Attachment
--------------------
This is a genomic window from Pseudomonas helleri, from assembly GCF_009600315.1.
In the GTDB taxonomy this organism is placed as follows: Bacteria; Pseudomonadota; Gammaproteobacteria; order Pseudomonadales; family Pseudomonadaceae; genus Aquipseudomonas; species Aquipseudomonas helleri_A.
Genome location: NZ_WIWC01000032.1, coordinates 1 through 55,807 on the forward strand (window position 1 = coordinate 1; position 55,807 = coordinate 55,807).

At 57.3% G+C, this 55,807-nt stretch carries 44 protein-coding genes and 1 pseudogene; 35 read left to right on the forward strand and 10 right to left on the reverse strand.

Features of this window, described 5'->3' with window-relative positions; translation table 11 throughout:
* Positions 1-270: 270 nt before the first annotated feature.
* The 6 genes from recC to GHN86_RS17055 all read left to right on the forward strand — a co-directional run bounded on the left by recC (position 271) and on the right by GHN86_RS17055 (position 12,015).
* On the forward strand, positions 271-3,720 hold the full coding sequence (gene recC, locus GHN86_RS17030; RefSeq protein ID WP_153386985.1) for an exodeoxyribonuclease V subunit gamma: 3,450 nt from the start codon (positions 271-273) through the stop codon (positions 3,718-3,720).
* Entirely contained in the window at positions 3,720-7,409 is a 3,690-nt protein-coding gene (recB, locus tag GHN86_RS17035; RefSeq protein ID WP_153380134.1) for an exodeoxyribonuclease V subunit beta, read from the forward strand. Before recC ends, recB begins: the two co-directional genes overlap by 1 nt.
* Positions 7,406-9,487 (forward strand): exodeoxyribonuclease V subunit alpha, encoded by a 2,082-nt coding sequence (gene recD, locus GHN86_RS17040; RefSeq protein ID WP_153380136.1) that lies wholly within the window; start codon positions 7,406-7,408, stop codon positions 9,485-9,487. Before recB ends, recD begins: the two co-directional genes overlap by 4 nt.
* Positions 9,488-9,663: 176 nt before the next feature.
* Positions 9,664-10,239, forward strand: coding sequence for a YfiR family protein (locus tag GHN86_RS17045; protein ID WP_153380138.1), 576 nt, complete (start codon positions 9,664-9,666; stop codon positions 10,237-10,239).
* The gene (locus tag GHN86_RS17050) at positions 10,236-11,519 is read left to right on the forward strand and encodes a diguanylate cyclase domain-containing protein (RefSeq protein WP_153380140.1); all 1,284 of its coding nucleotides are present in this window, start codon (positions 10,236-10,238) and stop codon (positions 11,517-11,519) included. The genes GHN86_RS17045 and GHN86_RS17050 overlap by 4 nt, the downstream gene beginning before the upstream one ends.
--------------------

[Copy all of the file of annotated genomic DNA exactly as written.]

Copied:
This is a genomic window from Pseudomonas helleri, from assembly GCF_009600315.1.
In the GTDB taxonomy this organism is placed as follows: Bacteria; Pseudomonadota; Gammaproteobacteria; order Pseudomonadales; family Pseudomonadaceae; genus Aquipseudomonas; species Aquipseudomonas helleri_A.
Genome location: NZ_WIWC01000032.1, coordinates 1 through 55,807 on the forward strand (window position 1 = coordinate 1; position 55,807 = coordinate 55,807).

At 57.3% G+C, this 55,807-nt stretch carries 44 protein-coding genes and 1 pseudogene; 35 read left to right on the forward strand and 10 right to left on the reverse strand.

Features of this window, described 5'->3' with window-relative positions; translation table 11 throughout:
* Positions 1-270: 270 nt before the first annotated feature.
* The 6 genes from recC to GHN86_RS17055 all read left to right on the forward strand — a co-directional run bounded on the left by recC (position 271) and on the right by GHN86_RS17055 (position 12,015).
* On the forward strand, positions 271-3,720 hold the full coding sequence (gene recC, locus GHN86_RS17030; RefSeq protein ID WP_153386985.1) for an exodeoxyribonuclease V subunit gamma: 3,450 nt from the start codon (positions 271-273) through the stop codon (positions 3,718-3,720).
* Entirely contained in the window at positions 3,720-7,409 is a 3,690-nt protein-coding gene (recB, locus tag GHN86_RS17035; RefSeq protein ID WP_153380134.1) for an exodeoxyribonuclease V subunit beta, read from the forward strand. Before recC ends, recB begins: the two co-directional genes overlap by 1 nt.
* Positions 7,406-9,487 (forward strand): exodeoxyribonuclease V subunit alpha, encoded by a 2,082-nt coding sequence (gene recD, locus GHN86_RS17040; RefSeq protein ID WP_153380136.1) that lies wholly within the window; start codon positions 7,406-7,408, stop codon positions 9,485-9,487. Before recB ends, recD begins: the two co-directional genes overlap by 4 nt.
* Positions 9,488-9,663: 176 nt before the next feature.
* Positions 9,664-10,239, forward strand: coding sequence for a YfiR family protein (locus tag GHN86_RS17045; protein ID WP_153380138.1), 576 nt, complete (start codon positions 9,664-9,666; stop codon positions 10,237-10,239).
* The gene (locus tag GHN86_RS17050) at positions 10,236-11,519 is read left to right on the forward strand and encodes a diguanylate cyclase domain-containing protein (RefSeq protein WP_153380140.1); all 1,284 of its coding nucleotides are present in this window, start codon (positions 10,236-10,238) and stop codon (positions 11,517-11,519) included. The genes GHN86_RS17045 and GHN86_RS17050 overlap by 4 nt, the downstream gene beginning before the upstream one ends.